George Washington University’s National Security Archives has released classified government documents shedding light on U.S. relations with Cuba. On the National Archives website (, Senior Analyst Peter Kornbluh notes, “This rich declassified record of the past provides a road map for the new administration to follow in the future.”

His message is that any Cuba negotiations undertaken by the Barack Obama administration will hardly occur in a vacuum. Precedents are in place from the Kennedy through Clinton administrations. And reasoning and rationale that informed leaders then carry weight now. Likely as not, their ideas on negotiation methods are still relevant.

The administration of George W. Bush was alone in shying away from contacts with Cuban leaders. He was the only president who used executive orders to intensify restrictions imposed under the U.S. blockade, in force since 1961.

The elder President Bush did sign the onerous Cuba Democracy Act of 1992, which barred foreign-based subsidiaries of U.S. companies from trading with Cuba and blocked ships that visited Cuba from docking at U.S. ports for six months afterwards. President Clinton eased travel restrictions, but joined with Congress in 1996 to enact the Helms-Burton Law, which encouraged U.s. courts to target foreign business owners in Cuba and shifted responsibility for changing embargo rules from the Executive Branch to Congress.

The National Security Archives put eight documents relating to U.S.-Cuba relations on display on its web site on Jan. 22. A brief summary testifies to their significance.

In a secret memo, Kennedy aide Richard Goodwin reports on meeting with Che Guevara in Uruguay on Aug. 17, 1961. This first instance of talks between officials of both countries is remarkable for Guevara’s suggestion that negotiations should begin, and focus on secondary issues “as a cover for more serious conversation.” Responding later to a memo from the U.S. negotiator on releasing Bay of Pigs prisoners, Kennedy expressed interest in pursuing dialogue with Fidel Castro.

Two weeks before his assassination, recordings preserved a Kennedy conversation with McGeorge Bundy demonstrating active participation in deciding on methods to achieve secrecy during an upcoming visit to Cuba for talks by U.S. diplomat William Attwood.

In 1974, Henry Kissinger, then President Ford’s National Security Council head, is seen to approve a subordinate’s memo calling for openings toward Cuba. They were responding to Latin American demands for trade and diplomatic relations with Cuba. Kornbluh says Kissinger initiated secret contacts with the Cubans himself.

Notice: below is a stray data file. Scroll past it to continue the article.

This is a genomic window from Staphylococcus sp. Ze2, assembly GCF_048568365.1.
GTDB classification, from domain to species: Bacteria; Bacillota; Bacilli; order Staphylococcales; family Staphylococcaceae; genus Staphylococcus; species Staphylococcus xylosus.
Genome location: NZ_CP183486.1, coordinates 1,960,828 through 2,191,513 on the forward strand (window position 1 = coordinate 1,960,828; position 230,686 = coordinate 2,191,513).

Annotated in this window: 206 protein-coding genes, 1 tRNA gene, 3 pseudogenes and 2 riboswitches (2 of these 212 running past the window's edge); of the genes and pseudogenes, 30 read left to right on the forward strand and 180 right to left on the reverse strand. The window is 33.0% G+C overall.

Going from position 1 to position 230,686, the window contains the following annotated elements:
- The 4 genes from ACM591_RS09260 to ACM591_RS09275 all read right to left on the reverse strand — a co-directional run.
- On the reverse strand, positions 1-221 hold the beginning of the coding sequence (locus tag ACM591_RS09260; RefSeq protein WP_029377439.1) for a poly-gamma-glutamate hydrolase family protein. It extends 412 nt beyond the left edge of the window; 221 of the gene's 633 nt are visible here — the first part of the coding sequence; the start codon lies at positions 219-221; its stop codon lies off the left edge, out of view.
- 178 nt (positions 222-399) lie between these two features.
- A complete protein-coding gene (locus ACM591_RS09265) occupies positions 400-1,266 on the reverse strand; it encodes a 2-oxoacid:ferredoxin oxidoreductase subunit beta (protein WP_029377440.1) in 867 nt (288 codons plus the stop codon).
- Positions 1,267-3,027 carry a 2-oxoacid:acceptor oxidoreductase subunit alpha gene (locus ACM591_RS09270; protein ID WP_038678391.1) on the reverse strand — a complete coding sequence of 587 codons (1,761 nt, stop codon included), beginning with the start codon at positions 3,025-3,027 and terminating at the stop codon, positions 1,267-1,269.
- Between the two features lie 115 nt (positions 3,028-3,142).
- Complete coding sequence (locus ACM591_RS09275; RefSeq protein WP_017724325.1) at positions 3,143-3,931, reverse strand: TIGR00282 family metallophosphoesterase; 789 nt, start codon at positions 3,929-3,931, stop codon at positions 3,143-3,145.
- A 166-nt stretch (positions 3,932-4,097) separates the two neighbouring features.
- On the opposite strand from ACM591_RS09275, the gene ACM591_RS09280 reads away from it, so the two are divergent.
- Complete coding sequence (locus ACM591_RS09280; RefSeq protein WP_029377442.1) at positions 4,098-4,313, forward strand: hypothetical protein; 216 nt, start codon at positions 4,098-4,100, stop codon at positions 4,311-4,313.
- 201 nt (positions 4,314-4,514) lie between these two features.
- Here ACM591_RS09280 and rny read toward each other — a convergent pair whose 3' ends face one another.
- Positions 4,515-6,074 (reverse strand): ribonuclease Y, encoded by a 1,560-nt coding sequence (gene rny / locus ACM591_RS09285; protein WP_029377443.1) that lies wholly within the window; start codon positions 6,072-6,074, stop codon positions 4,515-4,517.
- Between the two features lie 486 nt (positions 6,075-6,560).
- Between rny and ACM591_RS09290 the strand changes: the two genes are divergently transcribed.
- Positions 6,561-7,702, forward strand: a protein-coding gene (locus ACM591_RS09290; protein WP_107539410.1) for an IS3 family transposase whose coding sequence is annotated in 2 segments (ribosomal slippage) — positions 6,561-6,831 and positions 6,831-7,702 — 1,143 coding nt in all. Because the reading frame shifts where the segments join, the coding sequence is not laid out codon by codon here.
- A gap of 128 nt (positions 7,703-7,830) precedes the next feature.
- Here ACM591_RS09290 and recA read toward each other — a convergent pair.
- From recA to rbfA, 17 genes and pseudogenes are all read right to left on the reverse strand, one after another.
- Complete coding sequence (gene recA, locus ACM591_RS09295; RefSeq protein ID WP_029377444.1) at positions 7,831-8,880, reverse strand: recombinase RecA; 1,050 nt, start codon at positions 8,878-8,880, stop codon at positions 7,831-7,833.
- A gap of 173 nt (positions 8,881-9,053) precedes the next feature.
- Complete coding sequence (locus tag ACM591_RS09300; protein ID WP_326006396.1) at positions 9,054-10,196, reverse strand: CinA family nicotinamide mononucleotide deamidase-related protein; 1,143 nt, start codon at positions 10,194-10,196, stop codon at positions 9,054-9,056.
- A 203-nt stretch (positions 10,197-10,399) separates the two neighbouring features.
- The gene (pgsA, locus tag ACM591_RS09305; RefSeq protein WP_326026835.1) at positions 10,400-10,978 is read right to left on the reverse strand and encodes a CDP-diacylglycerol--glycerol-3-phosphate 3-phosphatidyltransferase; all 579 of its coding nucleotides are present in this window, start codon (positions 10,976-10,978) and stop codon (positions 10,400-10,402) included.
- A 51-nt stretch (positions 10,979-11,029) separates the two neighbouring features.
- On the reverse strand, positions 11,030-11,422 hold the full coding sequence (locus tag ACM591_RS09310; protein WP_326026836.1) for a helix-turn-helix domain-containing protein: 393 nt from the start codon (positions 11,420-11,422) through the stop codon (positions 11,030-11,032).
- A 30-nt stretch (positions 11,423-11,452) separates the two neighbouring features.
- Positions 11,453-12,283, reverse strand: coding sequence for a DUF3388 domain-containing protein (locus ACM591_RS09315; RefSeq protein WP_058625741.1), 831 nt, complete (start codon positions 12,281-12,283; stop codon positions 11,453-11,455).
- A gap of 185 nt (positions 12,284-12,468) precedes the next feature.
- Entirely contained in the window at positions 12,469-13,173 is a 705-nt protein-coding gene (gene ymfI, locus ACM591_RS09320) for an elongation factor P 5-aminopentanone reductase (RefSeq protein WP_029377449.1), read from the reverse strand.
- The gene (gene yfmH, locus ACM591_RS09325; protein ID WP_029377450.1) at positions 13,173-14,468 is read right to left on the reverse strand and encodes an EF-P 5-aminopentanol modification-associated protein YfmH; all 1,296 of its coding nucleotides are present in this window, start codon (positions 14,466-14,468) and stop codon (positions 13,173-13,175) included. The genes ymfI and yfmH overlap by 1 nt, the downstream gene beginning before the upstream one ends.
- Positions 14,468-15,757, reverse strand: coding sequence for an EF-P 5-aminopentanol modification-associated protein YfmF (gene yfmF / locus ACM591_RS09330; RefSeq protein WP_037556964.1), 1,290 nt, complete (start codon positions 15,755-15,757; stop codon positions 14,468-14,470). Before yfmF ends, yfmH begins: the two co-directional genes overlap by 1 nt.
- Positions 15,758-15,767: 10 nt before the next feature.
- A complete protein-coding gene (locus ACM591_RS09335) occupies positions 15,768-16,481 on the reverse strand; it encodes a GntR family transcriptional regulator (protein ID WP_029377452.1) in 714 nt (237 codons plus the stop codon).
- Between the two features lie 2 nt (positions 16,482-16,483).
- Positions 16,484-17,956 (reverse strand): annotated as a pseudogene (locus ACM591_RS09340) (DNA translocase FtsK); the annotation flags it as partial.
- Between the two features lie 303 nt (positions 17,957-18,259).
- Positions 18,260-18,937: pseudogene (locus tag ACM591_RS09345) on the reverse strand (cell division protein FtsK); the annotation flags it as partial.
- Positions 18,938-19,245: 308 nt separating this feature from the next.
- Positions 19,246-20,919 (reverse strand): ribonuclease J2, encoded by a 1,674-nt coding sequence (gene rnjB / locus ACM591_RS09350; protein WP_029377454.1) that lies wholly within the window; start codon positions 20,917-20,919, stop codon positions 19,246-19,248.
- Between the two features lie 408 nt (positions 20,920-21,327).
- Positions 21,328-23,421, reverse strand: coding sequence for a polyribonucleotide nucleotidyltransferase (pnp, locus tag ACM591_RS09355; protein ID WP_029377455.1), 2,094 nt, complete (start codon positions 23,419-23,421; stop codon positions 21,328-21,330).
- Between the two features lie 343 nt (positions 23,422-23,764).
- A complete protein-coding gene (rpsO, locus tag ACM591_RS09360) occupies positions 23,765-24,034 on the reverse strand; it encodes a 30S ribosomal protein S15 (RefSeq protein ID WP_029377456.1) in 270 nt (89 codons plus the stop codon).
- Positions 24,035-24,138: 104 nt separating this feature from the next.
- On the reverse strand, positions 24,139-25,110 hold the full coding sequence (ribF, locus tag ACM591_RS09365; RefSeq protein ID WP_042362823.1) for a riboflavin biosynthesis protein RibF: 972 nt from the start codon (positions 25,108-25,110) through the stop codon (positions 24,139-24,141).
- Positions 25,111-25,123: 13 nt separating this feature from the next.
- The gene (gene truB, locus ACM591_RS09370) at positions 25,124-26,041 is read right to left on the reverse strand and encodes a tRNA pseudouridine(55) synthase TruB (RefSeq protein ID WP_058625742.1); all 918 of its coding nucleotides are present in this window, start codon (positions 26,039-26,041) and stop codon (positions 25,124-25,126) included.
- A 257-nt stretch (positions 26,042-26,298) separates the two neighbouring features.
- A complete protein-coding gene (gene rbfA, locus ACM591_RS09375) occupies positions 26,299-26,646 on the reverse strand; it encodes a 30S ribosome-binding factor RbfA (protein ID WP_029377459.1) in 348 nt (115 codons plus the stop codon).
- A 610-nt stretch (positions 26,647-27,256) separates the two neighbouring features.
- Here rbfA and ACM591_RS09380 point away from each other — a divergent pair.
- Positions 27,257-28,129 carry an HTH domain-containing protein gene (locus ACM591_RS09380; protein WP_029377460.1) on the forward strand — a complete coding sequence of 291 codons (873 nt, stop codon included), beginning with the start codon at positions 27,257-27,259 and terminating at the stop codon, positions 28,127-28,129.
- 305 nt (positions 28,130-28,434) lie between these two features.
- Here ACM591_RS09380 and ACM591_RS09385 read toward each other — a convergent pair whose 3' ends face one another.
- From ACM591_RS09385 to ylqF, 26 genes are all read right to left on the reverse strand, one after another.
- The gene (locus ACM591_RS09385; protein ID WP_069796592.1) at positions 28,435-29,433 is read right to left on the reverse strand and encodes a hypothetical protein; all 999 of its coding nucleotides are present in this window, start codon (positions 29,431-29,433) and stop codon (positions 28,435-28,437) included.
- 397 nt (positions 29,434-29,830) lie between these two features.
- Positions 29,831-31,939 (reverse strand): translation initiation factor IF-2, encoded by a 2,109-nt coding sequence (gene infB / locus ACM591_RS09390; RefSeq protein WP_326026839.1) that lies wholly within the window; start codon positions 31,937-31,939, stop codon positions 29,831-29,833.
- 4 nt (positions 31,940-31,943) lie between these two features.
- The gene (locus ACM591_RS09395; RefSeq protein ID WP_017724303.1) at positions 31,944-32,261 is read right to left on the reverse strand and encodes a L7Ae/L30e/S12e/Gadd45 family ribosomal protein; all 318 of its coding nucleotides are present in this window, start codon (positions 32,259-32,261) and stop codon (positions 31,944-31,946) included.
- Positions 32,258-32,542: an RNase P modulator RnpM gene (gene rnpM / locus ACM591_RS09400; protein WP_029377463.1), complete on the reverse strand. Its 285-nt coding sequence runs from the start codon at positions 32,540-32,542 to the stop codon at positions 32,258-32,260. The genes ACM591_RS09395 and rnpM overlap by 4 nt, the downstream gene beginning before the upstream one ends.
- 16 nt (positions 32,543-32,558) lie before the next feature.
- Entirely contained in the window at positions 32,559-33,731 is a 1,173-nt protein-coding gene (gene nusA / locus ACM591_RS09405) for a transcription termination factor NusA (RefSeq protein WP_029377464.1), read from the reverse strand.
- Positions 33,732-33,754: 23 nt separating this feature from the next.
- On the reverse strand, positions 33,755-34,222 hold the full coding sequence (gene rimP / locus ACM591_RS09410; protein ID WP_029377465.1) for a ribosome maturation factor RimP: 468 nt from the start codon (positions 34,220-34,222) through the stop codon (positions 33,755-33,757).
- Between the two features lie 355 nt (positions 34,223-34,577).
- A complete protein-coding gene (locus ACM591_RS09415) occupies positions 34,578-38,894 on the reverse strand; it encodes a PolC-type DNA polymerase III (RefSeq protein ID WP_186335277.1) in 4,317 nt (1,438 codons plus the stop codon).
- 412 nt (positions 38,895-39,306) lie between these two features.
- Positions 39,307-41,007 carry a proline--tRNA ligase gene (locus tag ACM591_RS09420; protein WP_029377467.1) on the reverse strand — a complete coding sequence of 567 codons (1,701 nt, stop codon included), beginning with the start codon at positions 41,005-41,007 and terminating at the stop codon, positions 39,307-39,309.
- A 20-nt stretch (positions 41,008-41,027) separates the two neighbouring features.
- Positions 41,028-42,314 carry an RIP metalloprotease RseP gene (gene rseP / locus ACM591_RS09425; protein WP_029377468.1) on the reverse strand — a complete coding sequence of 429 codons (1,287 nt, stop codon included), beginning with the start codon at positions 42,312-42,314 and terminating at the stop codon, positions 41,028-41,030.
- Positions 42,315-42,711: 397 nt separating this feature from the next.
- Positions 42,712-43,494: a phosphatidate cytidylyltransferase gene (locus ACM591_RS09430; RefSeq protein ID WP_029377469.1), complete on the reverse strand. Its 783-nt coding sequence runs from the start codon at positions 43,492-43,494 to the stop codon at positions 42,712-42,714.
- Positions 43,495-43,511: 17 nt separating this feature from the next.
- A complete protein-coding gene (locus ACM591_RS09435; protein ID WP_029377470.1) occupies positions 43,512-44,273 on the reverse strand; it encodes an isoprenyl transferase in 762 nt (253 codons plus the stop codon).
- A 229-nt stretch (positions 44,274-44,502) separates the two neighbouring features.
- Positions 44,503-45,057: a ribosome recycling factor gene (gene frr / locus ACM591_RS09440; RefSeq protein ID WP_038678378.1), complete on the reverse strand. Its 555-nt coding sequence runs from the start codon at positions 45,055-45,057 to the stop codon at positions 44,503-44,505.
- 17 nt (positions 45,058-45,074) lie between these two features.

The next year, Kissinger aides met with Cuban representatives in a cafeteria at New York’s La Guardia Airport. One of them delivered a document approved by Kissinger that said, “We are meeting here to explore the possibilities for a more normal relationship between our two countries.”

Also in 1975, as Latin American nations were preparing to resume relations with Cuba, Harry Shlaudeman, a deputy assistant Secretary of State for Latin America, prepared a memo sketching out the process toward normal diplomatic relations. “Our interest is in getting the Cuba issue behind us, not in prolonging it indefinitely,” the memo states. It speaks of getting Cuba “off the domestic and inter-American agendas.”

On March 15, 1977, President Carter ordered normalization of U.S. relations with Cuba. The directive appearing on the Archives web site instructs Carter’s foreign policy experts to “set in motion a process which will lead to the reestablishment of diplomatic relations between the United States and Cuba.” U.S. pressure on Cuba to withdraw troops from Southern Africa derailed the effort.

President Obama has signaled his administration’s desire to restore the U.S. image before the world. The effect of its Cuba policies on world opinion surely weighs upon Obama no less than on his predecessors. Obama likely takes Latin American condemnation seriously, especially as the movement gains there for integration, mutual support and independence from U.S. hegemony.

The well-oiled device of approaching “secondary issues” first probably still makes sense, if only because there are so many of them. The agenda includes easing of travel restrictions, freeing the Cuban Five, dealing with immigration, firming up cooperative drug interdiction strategies, and facilitating agricultural sales to Cuba.

Pressures brought by powerful interests deflected assays by previous presidents — Jimmy Carter in particular — to shed the blockade against Cuba. Obama, fresh off a powerful electoral victory and enjoying remarkable public approval, is not lacking in strength of his own — enough, one assumes, to move beyond old ways on Cuba. In any event, he will not have invented openings to Cuba. “We don’t start from zero,” Danielle Bleitrach writes on